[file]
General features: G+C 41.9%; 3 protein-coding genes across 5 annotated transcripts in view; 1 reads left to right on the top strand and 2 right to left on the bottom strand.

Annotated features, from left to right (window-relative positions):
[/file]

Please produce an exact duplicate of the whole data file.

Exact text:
General features: G+C 41.9%; 3 protein-coding genes across 5 annotated transcripts in view; 1 reads left to right on the top strand and 2 right to left on the bottom strand.

Annotated features, from left to right (window-relative positions):